Every voter should be verified as the real person on the voter rolls in every election. State or Military photo ID seems to be the only way. And the rolls need to be purged of the deceased as well but that's another topic.
South Carolina is the latest state to demand that you prove your identity when voting. All that is needed now is for Governor Haley to sign it. And look for the ACLU and other idiotic entities to say it's an "undue burden on the poor". Right, like a $10 state ID is too expensive. Most states will give them to you for free if you are truly destitute because they are required for so many benefits. Hell, I have to show photo ID every time I go to the doctor or the dentist!
S.C. gives voter ID bill final approval
COLUMBIA -- State or military photo identification will be required to vote in South Carolina under legislation heading to Gov. Nikki Haley's desk.
With a 26-16 vote, South Carolina's senators adopted a compromise version of the legislation that the House agreed to two weeks ago. The vote broke along party lines, with Republicans supporting it and Democrats voting against it.
To vote, people will have to show a state or military ID, a passport or new voter registration cards with pictures the state will issue. If they don't, they can cast a provisional ballot. They have to show a photo ID at their county voting office a couple of days later to have that vote counted.
Republican Haley has pushed the legislation for months, and it was a top priority for the GOP in the House and Senate. They say the bill is about voter integrity.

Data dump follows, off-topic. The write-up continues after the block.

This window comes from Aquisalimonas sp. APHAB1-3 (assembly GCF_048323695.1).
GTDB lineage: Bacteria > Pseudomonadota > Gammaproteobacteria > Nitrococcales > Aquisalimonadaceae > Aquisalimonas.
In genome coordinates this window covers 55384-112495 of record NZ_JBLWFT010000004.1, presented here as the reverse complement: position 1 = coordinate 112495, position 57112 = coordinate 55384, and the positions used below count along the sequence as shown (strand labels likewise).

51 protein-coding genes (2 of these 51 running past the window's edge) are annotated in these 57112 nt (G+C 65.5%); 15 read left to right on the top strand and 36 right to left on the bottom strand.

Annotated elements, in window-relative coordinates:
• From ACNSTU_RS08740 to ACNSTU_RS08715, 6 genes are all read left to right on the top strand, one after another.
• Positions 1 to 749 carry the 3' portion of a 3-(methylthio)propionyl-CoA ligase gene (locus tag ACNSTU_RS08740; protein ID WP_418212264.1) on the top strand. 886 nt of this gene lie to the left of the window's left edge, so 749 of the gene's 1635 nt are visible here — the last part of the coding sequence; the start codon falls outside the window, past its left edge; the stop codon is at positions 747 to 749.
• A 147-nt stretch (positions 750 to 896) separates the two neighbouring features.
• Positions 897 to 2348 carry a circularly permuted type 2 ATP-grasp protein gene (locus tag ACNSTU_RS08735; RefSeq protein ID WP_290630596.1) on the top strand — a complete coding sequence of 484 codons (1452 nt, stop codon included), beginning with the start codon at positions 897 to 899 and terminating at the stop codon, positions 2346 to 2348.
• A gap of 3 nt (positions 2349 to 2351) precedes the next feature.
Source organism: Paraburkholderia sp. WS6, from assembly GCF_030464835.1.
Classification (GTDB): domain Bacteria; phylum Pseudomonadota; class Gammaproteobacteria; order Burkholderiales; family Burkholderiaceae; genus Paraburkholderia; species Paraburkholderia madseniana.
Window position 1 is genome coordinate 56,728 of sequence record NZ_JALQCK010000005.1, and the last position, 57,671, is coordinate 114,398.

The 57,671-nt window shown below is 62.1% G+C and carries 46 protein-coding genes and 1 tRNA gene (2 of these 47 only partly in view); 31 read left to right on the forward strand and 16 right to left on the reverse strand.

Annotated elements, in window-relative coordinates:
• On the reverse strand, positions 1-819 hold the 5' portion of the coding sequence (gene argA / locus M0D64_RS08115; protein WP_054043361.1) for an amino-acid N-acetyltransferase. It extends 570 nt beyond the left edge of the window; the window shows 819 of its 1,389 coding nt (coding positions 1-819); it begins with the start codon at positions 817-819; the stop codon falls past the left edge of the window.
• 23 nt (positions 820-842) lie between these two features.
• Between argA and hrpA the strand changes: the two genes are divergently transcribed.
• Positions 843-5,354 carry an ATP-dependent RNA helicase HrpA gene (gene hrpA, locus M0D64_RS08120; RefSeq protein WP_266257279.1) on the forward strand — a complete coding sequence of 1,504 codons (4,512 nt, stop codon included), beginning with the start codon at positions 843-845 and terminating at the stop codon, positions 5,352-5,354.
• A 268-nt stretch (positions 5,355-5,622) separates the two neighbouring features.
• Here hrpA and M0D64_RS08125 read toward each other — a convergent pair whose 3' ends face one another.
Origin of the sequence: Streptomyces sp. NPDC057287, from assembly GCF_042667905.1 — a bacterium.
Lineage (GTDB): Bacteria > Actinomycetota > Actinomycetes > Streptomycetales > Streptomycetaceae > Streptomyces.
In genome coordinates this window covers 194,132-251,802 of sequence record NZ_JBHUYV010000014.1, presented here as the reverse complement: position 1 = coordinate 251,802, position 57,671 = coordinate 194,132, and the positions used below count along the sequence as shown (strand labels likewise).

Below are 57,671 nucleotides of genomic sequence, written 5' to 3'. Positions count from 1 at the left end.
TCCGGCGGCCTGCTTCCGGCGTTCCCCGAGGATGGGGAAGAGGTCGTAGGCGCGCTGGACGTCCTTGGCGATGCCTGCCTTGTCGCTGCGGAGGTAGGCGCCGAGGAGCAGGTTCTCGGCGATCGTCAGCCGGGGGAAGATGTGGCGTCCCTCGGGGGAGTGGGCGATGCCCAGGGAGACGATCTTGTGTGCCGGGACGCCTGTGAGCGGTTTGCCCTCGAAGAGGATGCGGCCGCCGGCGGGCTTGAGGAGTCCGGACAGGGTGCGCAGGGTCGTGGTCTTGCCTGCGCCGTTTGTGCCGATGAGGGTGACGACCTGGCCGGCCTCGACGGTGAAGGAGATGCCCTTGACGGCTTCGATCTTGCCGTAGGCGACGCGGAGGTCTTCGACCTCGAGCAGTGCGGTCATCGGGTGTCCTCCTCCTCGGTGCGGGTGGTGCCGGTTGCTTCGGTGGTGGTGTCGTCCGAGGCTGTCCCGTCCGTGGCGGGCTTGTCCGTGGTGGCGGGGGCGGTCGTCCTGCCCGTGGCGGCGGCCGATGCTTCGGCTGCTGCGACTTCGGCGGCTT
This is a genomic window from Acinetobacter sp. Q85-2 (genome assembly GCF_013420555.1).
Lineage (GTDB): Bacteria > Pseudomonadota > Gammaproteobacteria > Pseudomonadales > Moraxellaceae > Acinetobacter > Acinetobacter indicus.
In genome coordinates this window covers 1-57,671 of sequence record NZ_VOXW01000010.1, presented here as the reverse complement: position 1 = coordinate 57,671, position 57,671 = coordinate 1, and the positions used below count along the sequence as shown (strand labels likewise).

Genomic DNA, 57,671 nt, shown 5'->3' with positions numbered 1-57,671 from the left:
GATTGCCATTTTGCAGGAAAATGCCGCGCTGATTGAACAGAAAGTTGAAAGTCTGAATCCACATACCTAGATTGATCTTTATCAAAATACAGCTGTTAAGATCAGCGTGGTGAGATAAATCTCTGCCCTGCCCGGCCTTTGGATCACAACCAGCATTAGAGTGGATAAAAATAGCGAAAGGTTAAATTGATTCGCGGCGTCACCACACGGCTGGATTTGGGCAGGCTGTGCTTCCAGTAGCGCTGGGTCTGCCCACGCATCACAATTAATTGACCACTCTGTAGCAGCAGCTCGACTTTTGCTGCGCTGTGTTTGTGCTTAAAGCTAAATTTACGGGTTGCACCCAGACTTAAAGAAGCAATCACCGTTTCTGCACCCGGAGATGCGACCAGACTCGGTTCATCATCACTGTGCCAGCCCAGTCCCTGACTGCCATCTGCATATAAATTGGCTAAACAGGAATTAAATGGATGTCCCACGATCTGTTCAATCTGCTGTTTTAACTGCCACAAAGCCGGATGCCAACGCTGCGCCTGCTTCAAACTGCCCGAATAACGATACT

Democrats say it suppresses turnout by minority, disabled and elderly voters who lack a license, and they argued educating people on the measure and supplying a free photo ID will be expensive.
Sen. Brad Hutto, an Orangeburg Democrat, said the legislation is destined for court challenges.
"What this bill does is institutionalizes voter suppression," Hutto said.
He said a list of 178,000 voters that don't have photo identification will create problems because it is an invasion of privacy and creates the potential for identity theft.
Sen. Chip Campsen, an Isle of Palms Republican, said Democrats created that problem by insisting on the creation of the list to help identify people who don't have the credentials needed to vote.
Senate Democrats had gone along with the legislation because their version of the bill created early voting in South Carolina. The House refused to go along with that measure but is considering separate legislation to allow early voting.